Maybe Chark will be better off next year after the Jaguars select a new quarterback. They’re locked into the No. 1 seed and the expectation is that they willl take Clemson’s Trevor Lawrence. Chark would thrive with a passer like that, so he probably won’t be a headliner on the All-Bust Team next season.
Preseason Boom-or-Bust WRs: Stefon Diggs, Bills | A.J. Brown, Titans | A.J. Green, Bengals
Diggs is leading the NFL in both receptions and receiving yards as of this writing, so it’s safe to say that he was far from a bust. Brown looked like he might be one early in the season after totaling 39 yards in the opener and missing time with an injury, but he turned things around by totaling 10 TDs from Week 5 through the end of the season. We did nail Green, though. He just never got in sync with Joe Burrow and quickly fell behind Tyler Boyd and Tee Higgins in the Bengals WR pecking order.
TE: Zach Ertz, Eagles
We were torn between Ertz and Tyler Higbee in this spot, but Higbee at least played a full season and scored five times. Ertz’s season was far worse.
Ertz missed what will amount to five games this year, but even when he was on the field, he took a back seat to Dallas Goedert. Ertz averaged just 3.3 catches for 31.9 yards per game, but the biggest disappointment is that he scored only once. That came back in Week 1, so he basically averaged a little over three standard fantasy points per game after that contest (roughly 6.7 per game in PPR formats).
Ertz finished as fantasy’s 34th-ranked TE in total fantasy points, but even more damning is the fact that he ranked tied for 31st in fantasy points per game at the TE spot. That’s pretty bad considering that he was the fourth TE off the board in most fantasy drafts.
Preseason Boom-or-Bust TE: Rob Gronkowski, Buccaneers
It seems like just yesterday there was chatter about Gronkowski being just a blocking TE after averaging 28 yards per game with no TDs in his first five contests. However, it turns out he was just shaking off the rust after a year of retirement and would go on to average 45.4 yards per game and total seven TDs. If you drafted him early in the year and gave up on him, then he turned out to be a bust. Otherwise, he finished as a top-10 starter.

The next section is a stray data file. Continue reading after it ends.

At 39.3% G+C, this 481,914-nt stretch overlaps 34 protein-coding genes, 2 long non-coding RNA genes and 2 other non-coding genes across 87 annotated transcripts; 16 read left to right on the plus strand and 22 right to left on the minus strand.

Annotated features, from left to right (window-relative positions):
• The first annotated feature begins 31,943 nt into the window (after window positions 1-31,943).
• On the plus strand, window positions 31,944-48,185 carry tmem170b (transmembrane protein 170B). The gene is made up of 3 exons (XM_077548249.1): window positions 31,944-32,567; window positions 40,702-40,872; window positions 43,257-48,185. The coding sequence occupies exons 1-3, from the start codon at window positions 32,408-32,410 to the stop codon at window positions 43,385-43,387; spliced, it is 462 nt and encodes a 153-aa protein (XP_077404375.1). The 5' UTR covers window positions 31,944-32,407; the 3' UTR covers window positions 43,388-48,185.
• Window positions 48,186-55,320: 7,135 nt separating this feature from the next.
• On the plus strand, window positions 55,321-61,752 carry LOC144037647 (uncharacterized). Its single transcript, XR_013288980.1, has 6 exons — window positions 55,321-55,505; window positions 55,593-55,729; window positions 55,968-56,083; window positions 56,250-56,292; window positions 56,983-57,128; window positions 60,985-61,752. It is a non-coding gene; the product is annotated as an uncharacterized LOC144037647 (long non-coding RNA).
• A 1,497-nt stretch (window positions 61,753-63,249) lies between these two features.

D/ST: Minnesota Vikings
The Vikings’ ADP this year was an even 8.0, and many expected the unit to repeat the success they have had during recent seasons. They ended up regressing badly, though, as they missed the trio of Xavier Rhodes, Mackensie Alexander, and Trae Waynes at corner. Between that, the Michael Pierce opt-out, the loss of Linval Joseph, and a late-season injury to Eric Kendricks, the Vikings finished the year with the sixth-fewest fantasy points and were mostly treated as waiver-wire fodder depending on matchups. That certainly isn’t good news for those that invested draft picks in them ahead of units like the Rams, Buccaneers, and Colts (all top-seven defenses).
Preseason Boom-or-Bust D/ST: New England Patriots
The Patriots were the fifth D/ST unit off the board and finished tied for 10th in scoring at the position this year. They certainly weren’t consistent, so perhaps you still view them as a bust. Perhaps they’ll be better next year when some of the players that opted out return.
Kicker: Robbie Gould, 49ers
Look, no kicker is really a “bust” since they’re drafted so late, but if you missed out on Younghoe Koo for a guy like Gould, you have to be pretty disappointed. Gould was more accurate this season than he was last year, but he still had just 19 field goals on the year. That’s fewer than he had last year (23) despite playing in 15 games this season compared to just 13 last year, and that’s partially due to the regression of the 49ers offense.
Gould was the 23rd-ranked kicker in terms of total points heading into the final week of the regular season. This came after he was the fifth kicker drafted in terms of ADP. Gould “rewarded” any team that stuck with him to an outing in fantasy championship games where he missed three total kicks (two field goals, one extra point) in a mega-dud performance.
Preseason Boom-or-Bust D/ST: Robbie Gould, 49ers
We nailed this one, too. Our concerns with Gould were his age (38) and the potential performance of San Francisco’s lackluster offense. The offense was the bigger factor in Gould’s struggles, but he wore out a bit down he stretch, too. He was a solid bust pick no matter how you look at it.